'Sanlucar de Barrameda has the character of a colonial town thrown up on some tropical coast. Yet Sanlucar is not a sad place absorbed in nostalgic dreams of the past. The life that is led here is so lively, enchanting and special that it is easy to imagine the town as a setting of a novel by a magical realist from Latin America.' - A guide to Andalusia: Michael Jacobs 1990
The town has a population of 61,000 people. Its economy is largely dependent on fishing and the production of the unique sherry - 'manzanilla', and it is famous both for this and its seafood such as 'langostinos'. It is a tourist destination largely for other Spanish people, mainly from Seville. It claims to have the youngest population in the country, with the highest proportion of under 25s of any town in Spain. Anybody visiting Sanlucar will be struck by its vibrant, friendly atmosphere.
Sanlucar has an old quarter (barrio alto) and a relatively newer part (barrio bajo) that comprises much of the lower part of the town and the beach area. The barrio alto (where the apartment is situated) is where most of the centuries old convents, churches and palaces are located. It also has many old sherry bodegas producing all types of sherry but in particular the unique Manzanilla that can only be made in Sanlucar.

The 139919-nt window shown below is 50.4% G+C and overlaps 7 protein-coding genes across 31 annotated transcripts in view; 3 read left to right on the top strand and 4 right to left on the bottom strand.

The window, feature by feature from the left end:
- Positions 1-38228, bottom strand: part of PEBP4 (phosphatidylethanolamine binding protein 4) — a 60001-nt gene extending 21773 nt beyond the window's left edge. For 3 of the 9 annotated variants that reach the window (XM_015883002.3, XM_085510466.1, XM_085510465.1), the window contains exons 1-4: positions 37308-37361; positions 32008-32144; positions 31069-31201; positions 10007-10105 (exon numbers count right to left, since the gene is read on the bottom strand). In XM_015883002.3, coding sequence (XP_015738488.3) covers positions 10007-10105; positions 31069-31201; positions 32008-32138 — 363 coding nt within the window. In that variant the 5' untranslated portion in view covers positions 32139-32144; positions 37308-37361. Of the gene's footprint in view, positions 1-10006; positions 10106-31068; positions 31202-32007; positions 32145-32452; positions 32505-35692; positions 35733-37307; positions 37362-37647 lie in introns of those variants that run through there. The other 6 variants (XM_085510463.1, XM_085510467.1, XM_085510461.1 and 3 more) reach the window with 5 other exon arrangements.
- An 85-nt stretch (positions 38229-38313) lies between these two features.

The old quarter has the main square - Plaza del Cabildo (see right) - which is the beating heart of the town with some great tapas bars and cafes. The square is lined with orange trees, has two large palm trees at either end and a large fountain in the centre. It is difficult to pull oneself away from this square as it is such a pleasant and lively scene both day and night.
The lower quarter of the town is the modern part but it is still Spanish in character. It extends down to the sea-front promenades and golden sandy beaches. The main feature is the tree lined avenue, which leads all the way to the sea. This avenue, the seafront promenades and the beaches are the locations for the spectacular Feria de la Manzanilla in late May.
There are pleasant cafes and bars in the lower quarter. In Summer, there are several restaurants/cafes on the actual beach and the beach is also the location for the historic horse racing that has been taking place here, every year in August since the middle of the 19th century.